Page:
Saturday, January 05, 2013

Tabloid story of the (still-young) year

You should probably just go enjoy this one in its entirety, because perfect examples of the tabloid story -- the sourcing, the breathless shrillness, the painstaking ineptitude -- don't come around too often. But there are a few things to remark on.

For one, there are the claim quotes around "drunkard," an unusually British affectation for a paper that sports an American flag in the nameplate. Do not expect to win a libel suit on this one, kiddies. If you call the guy a "murderer," you've called him a murderer. (Likewise the online hed, 'Boozed-up' plane passenger duct-taped to his seat to stop rampage: sources; the quotes wouldn't save you even if they represented a real quote.)

While we're on the subject of holes you're asking your lawyer to dig you out of? "Drunkard" doesn't mean "somebody who's drunk." Look it up.

Let's admire the balance of sources for a bit:

He couldn’t break this seal!

A JFK-bound passenger flying high on duty-free liquor had to be duct-taped to his seat to stop a midair rampage — which included shouts that the plane was going down, sources said yesterday.

Good so far?


... “He drank an entire bottle of hard liquor two to three hours into the flight,” said Manhattan resident Andy Ellwood. 

Great! Let's count everyone else who speaks for the story, in order:

... a source said.

... the source added.

... a source said.

... a police source said.

... Ellwood said.

... according to accounts from terrified passengers.

 
 ... a police source said.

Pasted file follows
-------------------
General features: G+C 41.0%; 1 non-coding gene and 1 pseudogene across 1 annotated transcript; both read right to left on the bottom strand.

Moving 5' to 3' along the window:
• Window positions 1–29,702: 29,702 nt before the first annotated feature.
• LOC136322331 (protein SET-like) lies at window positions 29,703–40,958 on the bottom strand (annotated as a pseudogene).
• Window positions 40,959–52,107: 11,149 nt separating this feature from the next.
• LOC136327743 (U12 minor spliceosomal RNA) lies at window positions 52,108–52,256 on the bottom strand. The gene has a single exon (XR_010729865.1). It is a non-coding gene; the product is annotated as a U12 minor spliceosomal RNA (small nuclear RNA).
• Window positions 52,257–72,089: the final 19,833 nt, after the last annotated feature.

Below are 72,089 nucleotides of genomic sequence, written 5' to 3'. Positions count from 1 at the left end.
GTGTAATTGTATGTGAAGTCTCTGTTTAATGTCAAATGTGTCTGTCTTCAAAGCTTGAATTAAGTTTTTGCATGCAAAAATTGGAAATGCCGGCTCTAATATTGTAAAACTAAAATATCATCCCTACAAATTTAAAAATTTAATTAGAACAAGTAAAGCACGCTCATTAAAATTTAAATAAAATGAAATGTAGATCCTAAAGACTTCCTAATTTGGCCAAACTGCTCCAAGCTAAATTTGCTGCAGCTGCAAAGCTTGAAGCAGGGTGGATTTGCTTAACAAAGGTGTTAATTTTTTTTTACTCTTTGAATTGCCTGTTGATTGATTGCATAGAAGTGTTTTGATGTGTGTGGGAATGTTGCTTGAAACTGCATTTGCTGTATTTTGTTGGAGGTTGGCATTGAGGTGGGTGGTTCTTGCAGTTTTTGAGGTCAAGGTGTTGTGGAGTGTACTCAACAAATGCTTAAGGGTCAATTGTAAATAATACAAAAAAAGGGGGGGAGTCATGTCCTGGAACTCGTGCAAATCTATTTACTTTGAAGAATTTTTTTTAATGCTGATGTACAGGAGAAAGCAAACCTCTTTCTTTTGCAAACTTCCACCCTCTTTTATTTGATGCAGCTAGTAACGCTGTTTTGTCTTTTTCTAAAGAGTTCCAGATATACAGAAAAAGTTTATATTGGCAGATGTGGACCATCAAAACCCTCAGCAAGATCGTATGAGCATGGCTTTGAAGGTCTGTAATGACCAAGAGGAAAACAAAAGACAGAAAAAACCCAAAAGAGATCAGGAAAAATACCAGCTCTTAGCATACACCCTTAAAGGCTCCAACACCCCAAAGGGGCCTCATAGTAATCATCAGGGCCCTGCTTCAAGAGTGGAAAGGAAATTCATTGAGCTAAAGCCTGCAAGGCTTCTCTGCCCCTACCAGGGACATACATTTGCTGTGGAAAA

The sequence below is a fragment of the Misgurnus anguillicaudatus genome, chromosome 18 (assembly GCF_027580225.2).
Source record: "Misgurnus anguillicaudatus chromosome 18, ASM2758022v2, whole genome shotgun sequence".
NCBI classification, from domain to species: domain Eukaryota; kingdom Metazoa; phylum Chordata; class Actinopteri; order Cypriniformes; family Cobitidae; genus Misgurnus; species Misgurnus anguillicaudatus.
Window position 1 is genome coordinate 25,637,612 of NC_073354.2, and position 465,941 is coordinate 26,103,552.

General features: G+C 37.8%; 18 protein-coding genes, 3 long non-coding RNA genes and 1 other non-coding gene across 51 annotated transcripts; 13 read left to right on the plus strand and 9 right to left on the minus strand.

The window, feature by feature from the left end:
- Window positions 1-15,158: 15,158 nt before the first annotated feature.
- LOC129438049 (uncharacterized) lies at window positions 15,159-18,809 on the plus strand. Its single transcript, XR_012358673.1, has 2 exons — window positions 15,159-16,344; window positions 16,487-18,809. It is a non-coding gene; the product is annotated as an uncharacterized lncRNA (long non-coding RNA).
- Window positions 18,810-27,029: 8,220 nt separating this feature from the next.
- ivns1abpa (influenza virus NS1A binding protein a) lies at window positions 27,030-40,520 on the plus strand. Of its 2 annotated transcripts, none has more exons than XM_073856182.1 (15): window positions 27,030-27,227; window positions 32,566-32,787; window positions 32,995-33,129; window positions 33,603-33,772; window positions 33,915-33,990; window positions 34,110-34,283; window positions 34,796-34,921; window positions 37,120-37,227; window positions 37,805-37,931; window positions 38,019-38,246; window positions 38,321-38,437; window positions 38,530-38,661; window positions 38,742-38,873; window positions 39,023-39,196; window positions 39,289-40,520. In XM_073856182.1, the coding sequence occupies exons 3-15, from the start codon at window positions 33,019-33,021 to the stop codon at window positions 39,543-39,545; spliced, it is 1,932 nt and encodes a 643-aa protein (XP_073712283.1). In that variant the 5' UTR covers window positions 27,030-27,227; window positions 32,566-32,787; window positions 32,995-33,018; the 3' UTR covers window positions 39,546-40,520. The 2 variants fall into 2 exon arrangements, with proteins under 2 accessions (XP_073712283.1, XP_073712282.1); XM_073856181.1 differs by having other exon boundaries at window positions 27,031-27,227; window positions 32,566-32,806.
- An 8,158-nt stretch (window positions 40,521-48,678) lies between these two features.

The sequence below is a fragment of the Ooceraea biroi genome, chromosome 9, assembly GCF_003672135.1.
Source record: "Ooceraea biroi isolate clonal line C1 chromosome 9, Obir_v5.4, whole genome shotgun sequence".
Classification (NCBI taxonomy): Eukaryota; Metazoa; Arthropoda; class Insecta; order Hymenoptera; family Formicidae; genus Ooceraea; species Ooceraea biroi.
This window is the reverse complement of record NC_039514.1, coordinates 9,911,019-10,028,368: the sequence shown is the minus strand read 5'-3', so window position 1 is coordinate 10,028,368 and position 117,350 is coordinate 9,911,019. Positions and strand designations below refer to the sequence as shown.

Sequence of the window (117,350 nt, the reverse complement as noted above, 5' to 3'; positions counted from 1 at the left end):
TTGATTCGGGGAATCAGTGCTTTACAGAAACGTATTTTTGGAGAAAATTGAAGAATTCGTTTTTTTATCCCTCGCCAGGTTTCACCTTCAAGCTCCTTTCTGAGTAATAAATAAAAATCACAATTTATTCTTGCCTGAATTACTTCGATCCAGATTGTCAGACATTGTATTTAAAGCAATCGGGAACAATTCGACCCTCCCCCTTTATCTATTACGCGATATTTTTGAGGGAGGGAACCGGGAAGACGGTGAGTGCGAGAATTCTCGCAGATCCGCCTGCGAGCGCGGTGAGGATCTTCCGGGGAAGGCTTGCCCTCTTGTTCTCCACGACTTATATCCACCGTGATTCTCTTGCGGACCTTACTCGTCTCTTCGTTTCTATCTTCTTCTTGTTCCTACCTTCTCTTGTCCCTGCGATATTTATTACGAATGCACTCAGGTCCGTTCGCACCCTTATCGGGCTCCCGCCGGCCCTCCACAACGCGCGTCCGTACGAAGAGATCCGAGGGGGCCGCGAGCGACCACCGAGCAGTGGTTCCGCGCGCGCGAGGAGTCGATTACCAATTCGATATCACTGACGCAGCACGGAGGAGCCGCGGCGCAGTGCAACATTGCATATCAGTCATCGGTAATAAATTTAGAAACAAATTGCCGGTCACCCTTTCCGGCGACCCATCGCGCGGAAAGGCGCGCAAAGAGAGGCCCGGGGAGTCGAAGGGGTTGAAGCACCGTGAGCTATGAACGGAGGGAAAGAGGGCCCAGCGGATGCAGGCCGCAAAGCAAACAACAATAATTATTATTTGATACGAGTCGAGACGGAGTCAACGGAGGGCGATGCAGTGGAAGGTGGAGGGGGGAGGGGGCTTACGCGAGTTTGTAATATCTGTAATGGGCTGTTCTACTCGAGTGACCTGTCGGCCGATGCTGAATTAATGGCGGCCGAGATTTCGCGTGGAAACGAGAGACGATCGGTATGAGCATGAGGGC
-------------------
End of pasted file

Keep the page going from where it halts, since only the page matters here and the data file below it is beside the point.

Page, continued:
... Ellwood said.

... a law-enforcement source said.

... a law-enforcement source said.

... the source added.

... a source said.
By the normal rules of grammar, I get three "sources," two "police sources" and two "law-enforcement sources," along with the terrified passengers and the actually identified Manhattanite. Good thing we don't need attribution for the really important parts!

An off-duty captain helped the good Samaritans hold him down while Icelandair’s flight crew closed in with green duct tape and Flex cuffs, which they used to bind the man around the ankles and knees.

They duct-taped Sauronsson to his seat and gagged his big mouth — just for good measure.


Elongated-yellow-fruit-wise, we could also count up the number of ways we refer to the perp:

... The relentless drunk  


... the alleged drunk

... the divorced boozehound


 ... the menace

Quite a lot we have going on, innit? 

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2 Comments:

Anonymous Ed Latham said...

Agreed, the claim quotes aren't going to save you, but in this case that's mainly because the Post hasn't even bothered to attribute the allegation consistently throughout the article. No point in calling him the 'alleged drunk' halfway down the piece when you've already called him a relentless drunk, no quotes, some paragraphs earlier. In court, this one wouldn't even get as far as a discussion of the uncertain protective abilities of the claim quote.

On the subject of anonymous sources, we also ought to say that even if you supply a name and address for everyone you quote in the article, that still won't you save you if what they allege turns out to be untrue and defamatory (not even if they're a police officer).

5:44 AM, January 06, 2013  
Anonymous Ed Latham said...

But we could certainly add a Criminal Allegations Codicil to the Manual of Claim Quotes Usage, to the effect that claim quotes aren't suitable for heavy criminal allegations against named persons.

In fact, in the UK you see fewer claim quotes in crime reporting than you might think, in part because contempt of court rules are so fierce that once charges have been brought, you're only allowed to report the barest facts: name, age, address, charge etc.

7:08 AM, January 06, 2013  

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